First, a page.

What about the Dodgers? They have the best record in the National League. Of course, the last NL team to finish the regular season with the league’s best record and make the World Series was the 2004 Cardinals. And the last NL team to finish the regular season with the league’s best record and win the World Series was the 1995 Braves.
Remember the Cubs last year? Best record in the NL, bounced from the playoffs in three games.
But there are reasons to think the Phillies will be tough to beat in the postseason. Maybe even favorites:
The Phillies lead the league in runs (547), home runs (143) and slugging percentage (.445). They rank fourth in on-base percentage (.339) and sixth in average (.260). They are tied for third in stolen bases (79) and first in stolen base percentage (79.8 percent). They are fourth in pitches per plate appearance (3.89), which shows the Phillies know how to work a starter and get into the bullpen. They have grounded into only 61 double plays, which is second fewest in the league. They don’t kill many rallies.
Offensively, few are better. Pitching wins in the postseason, but you’ve got to be able to score, too.
The Phillies are second in the league with a .988 fielding percentage. Their 45 errors are second fewest in the league. A recent SI.com story praised six Phillies for their defense: Jimmy Rollins, Shane Victorino, Chase Utley, Jayson Werth, Pedro Feliz and Ryan Howard.
You’ve got to minimize mistakes in the postseason, when every play is huge. The Phillies do that.
This is where it gets tricky.
The Phillies rank 12th in the league with a 4.38 ERA while the Giants, Dodgers and Cardinals are first, second and third, respectively. The Giants and Rockies are tied for the NL wild card, the Dodgers lead the NL West and the Cardinals lead the NL Central. That could be a problem in the postseason.
But the Phillies lead the league with a 3.00 ERA since July 2. That is just one month, but if the Phillies have found their footing for good that bodes well.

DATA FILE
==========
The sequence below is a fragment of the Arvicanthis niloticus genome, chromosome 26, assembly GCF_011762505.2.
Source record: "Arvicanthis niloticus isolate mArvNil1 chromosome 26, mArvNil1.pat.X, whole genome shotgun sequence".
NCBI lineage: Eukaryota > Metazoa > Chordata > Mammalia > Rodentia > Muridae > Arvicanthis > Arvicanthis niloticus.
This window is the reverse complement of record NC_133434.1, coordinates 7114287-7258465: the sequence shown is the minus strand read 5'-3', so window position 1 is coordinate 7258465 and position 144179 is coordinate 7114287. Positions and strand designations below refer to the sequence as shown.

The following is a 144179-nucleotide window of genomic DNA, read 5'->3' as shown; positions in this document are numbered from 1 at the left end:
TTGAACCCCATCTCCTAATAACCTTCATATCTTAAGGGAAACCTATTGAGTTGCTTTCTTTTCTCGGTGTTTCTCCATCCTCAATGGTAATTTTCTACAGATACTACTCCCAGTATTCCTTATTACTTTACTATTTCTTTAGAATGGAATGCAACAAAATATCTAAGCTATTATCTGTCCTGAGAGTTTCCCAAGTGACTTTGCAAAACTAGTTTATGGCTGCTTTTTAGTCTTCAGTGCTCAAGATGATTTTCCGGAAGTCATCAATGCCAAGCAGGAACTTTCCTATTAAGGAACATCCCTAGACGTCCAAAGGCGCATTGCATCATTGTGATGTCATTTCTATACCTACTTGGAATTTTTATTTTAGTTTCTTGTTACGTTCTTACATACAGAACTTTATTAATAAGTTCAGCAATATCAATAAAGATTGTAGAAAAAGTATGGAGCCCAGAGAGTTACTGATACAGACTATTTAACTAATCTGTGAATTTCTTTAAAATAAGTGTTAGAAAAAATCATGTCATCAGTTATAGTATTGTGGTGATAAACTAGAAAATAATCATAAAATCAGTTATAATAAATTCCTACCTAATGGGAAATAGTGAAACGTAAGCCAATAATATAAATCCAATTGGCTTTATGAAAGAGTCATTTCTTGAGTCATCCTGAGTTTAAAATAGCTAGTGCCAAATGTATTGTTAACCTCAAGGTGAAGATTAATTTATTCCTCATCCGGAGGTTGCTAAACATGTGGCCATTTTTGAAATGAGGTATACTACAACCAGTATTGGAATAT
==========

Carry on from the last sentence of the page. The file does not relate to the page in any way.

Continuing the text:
Lee certainly helps the rotation. We’ll see what Pedro Martinez does. Brad Lidge remains a concern. He is 0-4 with a 7.11 ERA. That ERA is the worst of any qualifying relief pitcher in baseball. Lidge’s struggles haven’t been an issue lately, but it could be come September and October, when it seems like every game is a one- or two-run game.
So how does the 12th-ranked pitching staff, despite the fact they have pitched better recently — with a closer with the highest ERA in baseball — make the Phillies favorites in the NL?
Lidge’s track record shows he is much better than he has been, and the Phillies also have a slew of relief pitchers on the disabled list: Brett Myers, J.C. Romero, Clay Condrey and Chad Durbin. Myers could be back before the end of the month after recovering from surgery on his right hip. Get those pitchers healthy, and the bullpen looks pretty deep.
“I like our pitching staff when it’s healthy,” Phillies general manager Ruben Amaro Jr. said. “We need to get healthy. I think Brett is going to be back, and I have some optimism about him. He’s throwing and he’s not feeling any problems with his hip. We have a pretty good fighter’s chance we’ll get him back before the end of the season. Who wouldn’t want to have that arm in the back end of the bullpen?”
Cole Hamels had shown signs of improvement before Sunday’s loss to the Giants. Joe Blanton has the eighth-best ERA (2.55) since May. J.A. Happ ranks 14th (2.96). Jamie Moyer‘s ERA is 4.05 in that span, which will win the Phillies plenty of games.